Sen. Maria Cantwell, the Energy and Natural Resources Committee’s top Democrat, is the newest member of a high-profile quartet in the upper chamber debating how best to jump-start the nation’s long-stalled nuclear waste disposal program.
But unlike other lawmakers with a broad focus on sustaining nuclear power, the Washingtonian is bringing to the table a laser-like focus on finding a solution to the complex cleanup occurring at the Hanford site on the banks of the Columbia River — the country’s most contaminated nuclear site.
She’s also questioning the fate of a bill that may not have the attention of the utility industry or Senate Majority Leader Mitch McConnell (R-Ky.). What’s more, the bill would arrive as a Republican House demanding work on the abandoned Yucca Mountain, Nev., waste repository faces off with Senate Minority Leader Harry Reid (D-Nev.), who has staked his career on killing the project.
"One of the questions of this overarching exercise we’re trying to understand is whether in fact this is a problem the industry is interested in solving at the moment," said a senior Democratic aide.
One key industry player during a recent interview acknowledged as much. David Brown, senior vice president of government affairs for Exelon Corp., the nation’s largest operator of commercial reactors, said nuclear utilities lack a "sense of urgency" needed to get waste legislation because the Department of Energy is reimbursing their costs for managing spent fuel at the reactors they operate (Greenwire, Feb. 12).
But Cantwell is eager to find a solution, the aide said, and is meeting with Republican Sen. Lisa Murkowski of Alaska, the committee’s chairwoman, and Sens. Lamar Alexander (R-Tenn.) and Dianne Feinstein (D-Calif.) about crafting a bill that would create an independent agency to site new nuclear waste repositories and move past the decades-long fight over Yucca Mountain.
While McConnell’s office declined to comment on the fate of such a bill in the upper chamber, Murkowski has said the legislation could be marked up and packaged with similar initiatives that address energy supply and infrastructure, making floor time more efficient.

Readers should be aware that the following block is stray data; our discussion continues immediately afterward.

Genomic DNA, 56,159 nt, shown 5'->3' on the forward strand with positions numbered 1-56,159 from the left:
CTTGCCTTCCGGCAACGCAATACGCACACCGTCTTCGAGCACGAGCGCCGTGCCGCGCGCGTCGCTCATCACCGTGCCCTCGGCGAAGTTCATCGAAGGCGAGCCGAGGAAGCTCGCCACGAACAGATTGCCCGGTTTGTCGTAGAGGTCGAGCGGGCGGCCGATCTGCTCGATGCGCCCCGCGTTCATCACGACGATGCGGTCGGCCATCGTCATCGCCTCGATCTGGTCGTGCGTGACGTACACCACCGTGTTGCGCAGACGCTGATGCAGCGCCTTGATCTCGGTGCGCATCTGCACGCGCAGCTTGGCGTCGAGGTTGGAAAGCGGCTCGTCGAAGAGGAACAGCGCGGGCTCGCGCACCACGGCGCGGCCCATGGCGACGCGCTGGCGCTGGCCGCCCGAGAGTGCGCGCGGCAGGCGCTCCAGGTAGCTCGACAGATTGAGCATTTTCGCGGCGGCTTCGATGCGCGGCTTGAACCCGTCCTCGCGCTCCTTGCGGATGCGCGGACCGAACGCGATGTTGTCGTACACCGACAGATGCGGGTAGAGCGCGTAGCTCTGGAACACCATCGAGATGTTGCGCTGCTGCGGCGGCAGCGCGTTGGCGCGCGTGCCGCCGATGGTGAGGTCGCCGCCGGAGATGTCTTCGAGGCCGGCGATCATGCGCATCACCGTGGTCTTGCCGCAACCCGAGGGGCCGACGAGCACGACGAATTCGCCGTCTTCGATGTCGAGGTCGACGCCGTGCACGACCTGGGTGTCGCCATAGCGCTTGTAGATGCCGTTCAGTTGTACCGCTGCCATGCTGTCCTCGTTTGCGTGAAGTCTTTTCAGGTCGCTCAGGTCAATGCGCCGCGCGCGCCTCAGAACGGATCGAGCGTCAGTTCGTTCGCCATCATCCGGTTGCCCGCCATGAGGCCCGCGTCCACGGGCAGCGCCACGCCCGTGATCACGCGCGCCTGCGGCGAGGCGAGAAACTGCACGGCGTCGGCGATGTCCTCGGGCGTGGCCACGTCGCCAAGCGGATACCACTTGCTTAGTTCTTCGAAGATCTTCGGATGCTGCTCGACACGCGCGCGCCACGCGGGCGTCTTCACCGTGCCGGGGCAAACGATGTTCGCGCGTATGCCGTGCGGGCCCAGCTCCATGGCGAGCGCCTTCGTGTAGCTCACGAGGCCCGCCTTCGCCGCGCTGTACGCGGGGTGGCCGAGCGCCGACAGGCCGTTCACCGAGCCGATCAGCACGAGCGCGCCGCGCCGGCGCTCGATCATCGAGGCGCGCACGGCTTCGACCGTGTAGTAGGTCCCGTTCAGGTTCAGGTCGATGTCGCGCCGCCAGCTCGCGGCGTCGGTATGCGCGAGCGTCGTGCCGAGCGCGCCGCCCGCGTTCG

But the Senate aide rejected the notion that Cantwell is in any way swayed about the issue by the fight over Yucca or by Reid, whom she has advised in the past.
"I think the Reid factor is a red herring," the aide said. "One of the tenets behind this whole effort to essentially authorize what the Blue Ribbon Commission [on nuclear waste] recommended [in 2012] is that Nevada is treated like any other state."
Hanford and Yucca
Cantwell is no stranger to discussions about finding a waste solution or weighing in on Yucca Mountain.
In 2002, while serving as a member of the Energy and Natural Resources Committee, Cantwell voted against overriding then-Nevada Gov. Kenny Guinn’s (R) veto of the proposal to build a repository in the state.
Ultimately, the committee voted 13-10 to approve the resolution — and Yucca Mountain — with the support of Democrats such as then-ENR Chairman Jeff Bingaman of New Mexico, Daniel Akaka of Hawaii and Mary Landrieu of Louisiana.
But Cantwell said at the time that the Yucca Mountain proposal didn’t do nearly enough to store the nation’s waste and argued that only 13 percent of the waste from Hanford would be transported to the site.
"I cannot support a resolution that is not comprehensive" in how it affects Washington state, the senator said at the time (E&E Daily, June 6, 2002).
Whether or not Cantwell will join her Democratic colleague from Washington, Sen. Patty Murray, in considering Yucca Mountain as an option for Hanford waste is already permeating debates. Murray, the ranking member on the Senate Budget Committee, last year called on the NRC to quickly release safety reviews of Yucca Mountain — a step the agency has taken — citing the need for Hanford waste storage.
"With countless work hours to date spent by the NRC on the licensing application and billions of dollars spent at the Hanford Nuclear Reservation and at nuclear waste sites across the country in efforts to treat and package nuclear waste that would be sent to Yucca Mountain, it is imperative … [the] licensing application is thoroughly considered by the NRC," Murray wrote.
Cantwell has for years pushed DOE for clarity over where Hanford waste will be stored.
In 2012, the senator at an Energy and Natural Resources Committee hearing pressed members of President Obama’s Blue Ribbon Commission to explain whether disposal of defense waste at Hanford, a former nuclear weapons factory, should be prioritized over reactor waste.
"We just can’t be the repository for 90 percent of this high-level waste in Washington state," Cantwell said. "We’ve done our job."
But former Rep. Lee Hamilton (D-Ind.), a co-chairman of the commission, said they didn’t have an answer about the waste at Hanford or what should be done about defense waste but acknowledged that people working at the site were losing hope.
Cantwell said she was focused on "getting an answer for Hanford" and noted that waste from the site would be shippable in the coming years as it was turned into glass through a process called vitrification.
"We can’t allow them to become the de facto storage place, we can’t," she said at the time.
One source suggested the White House is looking to find a way to appease Cantwell, possibly through finding new ways of storing defense waste in deep boreholes, research that Energy Secretary Ernest Moniz often cites as a potential avenue.
"They’re trying to find some way to give her some sort of political victory on this one," the source said.